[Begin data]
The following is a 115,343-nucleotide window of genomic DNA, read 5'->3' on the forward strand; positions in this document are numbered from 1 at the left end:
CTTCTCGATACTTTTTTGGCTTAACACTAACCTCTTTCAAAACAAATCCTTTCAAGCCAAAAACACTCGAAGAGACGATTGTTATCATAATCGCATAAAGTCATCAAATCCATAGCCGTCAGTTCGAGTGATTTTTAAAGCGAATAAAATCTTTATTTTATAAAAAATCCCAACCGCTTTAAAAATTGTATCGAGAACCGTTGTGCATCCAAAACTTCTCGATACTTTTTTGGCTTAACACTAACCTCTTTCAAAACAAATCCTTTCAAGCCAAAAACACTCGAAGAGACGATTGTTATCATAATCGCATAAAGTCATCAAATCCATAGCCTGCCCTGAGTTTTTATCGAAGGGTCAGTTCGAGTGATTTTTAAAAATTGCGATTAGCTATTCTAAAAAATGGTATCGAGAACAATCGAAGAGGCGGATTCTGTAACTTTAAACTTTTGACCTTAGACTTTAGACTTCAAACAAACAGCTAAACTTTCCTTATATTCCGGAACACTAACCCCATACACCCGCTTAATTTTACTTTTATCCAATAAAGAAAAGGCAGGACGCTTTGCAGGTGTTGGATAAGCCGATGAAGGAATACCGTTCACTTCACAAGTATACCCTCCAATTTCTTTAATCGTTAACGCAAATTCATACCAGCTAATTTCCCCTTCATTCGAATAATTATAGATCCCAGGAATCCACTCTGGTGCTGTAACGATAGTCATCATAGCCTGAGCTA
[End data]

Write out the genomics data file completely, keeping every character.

The following is a 115,343-nucleotide window of genomic DNA, read 5'->3' on the forward strand; positions in this document are numbered from 1 at the left end:
CTTCTCGATACTTTTTTGGCTTAACACTAACCTCTTTCAAAACAAATCCTTTCAAGCCAAAAACACTCGAAGAGACGATTGTTATCATAATCGCATAAAGTCATCAAATCCATAGCCGTCAGTTCGAGTGATTTTTAAAGCGAATAAAATCTTTATTTTATAAAAAATCCCAACCGCTTTAAAAATTGTATCGAGAACCGTTGTGCATCCAAAACTTCTCGATACTTTTTTGGCTTAACACTAACCTCTTTCAAAACAAATCCTTTCAAGCCAAAAACACTCGAAGAGACGATTGTTATCATAATCGCATAAAGTCATCAAATCCATAGCCTGCCCTGAGTTTTTATCGAAGGGTCAGTTCGAGTGATTTTTAAAAATTGCGATTAGCTATTCTAAAAAATGGTATCGAGAACAATCGAAGAGGCGGATTCTGTAACTTTAAACTTTTGACCTTAGACTTTAGACTTCAAACAAACAGCTAAACTTTCCTTATATTCCGGAACACTAACCCCATACACCCGCTTAATTTTACTTTTATCCAATAAAGAAAAGGCAGGACGCTTTGCAGGTGTTGGATAAGCCGATGAAGGAATACCGTTCACTTCACAAGTATACCCTCCAATTTCTTTAATCGTTAACGCAAATTCATACCAGCTAATTTCCCCTTCATTCGAATAATTATAGATCCCAGGAATCCACTCTGGTGCTGTAACGATAGTCATCATAGCCTGAGCTA